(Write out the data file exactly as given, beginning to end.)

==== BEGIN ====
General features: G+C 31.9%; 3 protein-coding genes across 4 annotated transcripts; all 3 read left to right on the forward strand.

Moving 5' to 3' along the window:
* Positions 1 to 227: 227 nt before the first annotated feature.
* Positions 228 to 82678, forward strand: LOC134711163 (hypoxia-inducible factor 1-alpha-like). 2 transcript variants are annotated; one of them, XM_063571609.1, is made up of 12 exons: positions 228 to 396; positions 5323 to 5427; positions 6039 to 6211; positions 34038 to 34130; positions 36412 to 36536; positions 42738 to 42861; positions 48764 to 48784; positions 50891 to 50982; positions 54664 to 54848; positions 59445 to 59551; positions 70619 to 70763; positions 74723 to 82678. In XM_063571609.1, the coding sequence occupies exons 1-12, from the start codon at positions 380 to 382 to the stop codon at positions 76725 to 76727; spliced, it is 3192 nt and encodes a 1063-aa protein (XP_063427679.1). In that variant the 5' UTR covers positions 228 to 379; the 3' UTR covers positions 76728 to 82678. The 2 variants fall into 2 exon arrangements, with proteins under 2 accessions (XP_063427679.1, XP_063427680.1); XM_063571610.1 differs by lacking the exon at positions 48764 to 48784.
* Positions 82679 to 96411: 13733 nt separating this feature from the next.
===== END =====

General features: G+C 31.9%; 3 protein-coding genes across 4 annotated transcripts; all 3 read left to right on the forward strand.

Moving 5' to 3' along the window:
* Positions 1 to 227: 227 nt before the first annotated feature.
* Positions 228 to 82678, forward strand: LOC134711163 (hypoxia-inducible factor 1-alpha-like). 2 transcript variants are annotated; one of them, XM_063571609.1, is made up of 12 exons: positions 228 to 396; positions 5323 to 5427; positions 6039 to 6211; positions 34038 to 34130; positions 36412 to 36536; positions 42738 to 42861; positions 48764 to 48784; positions 50891 to 50982; positions 54664 to 54848; positions 59445 to 59551; positions 70619 to 70763; positions 74723 to 82678. In XM_063571609.1, the coding sequence occupies exons 1-12, from the start codon at positions 380 to 382 to the stop codon at positions 76725 to 76727; spliced, it is 3192 nt and encodes a 1063-aa protein (XP_063427679.1). In that variant the 5' UTR covers positions 228 to 379; the 3' UTR covers positions 76728 to 82678. The 2 variants fall into 2 exon arrangements, with proteins under 2 accessions (XP_063427679.1, XP_063427680.1); XM_063571610.1 differs by lacking the exon at positions 48764 to 48784.
* Positions 82679 to 96411: 13733 nt separating this feature from the next.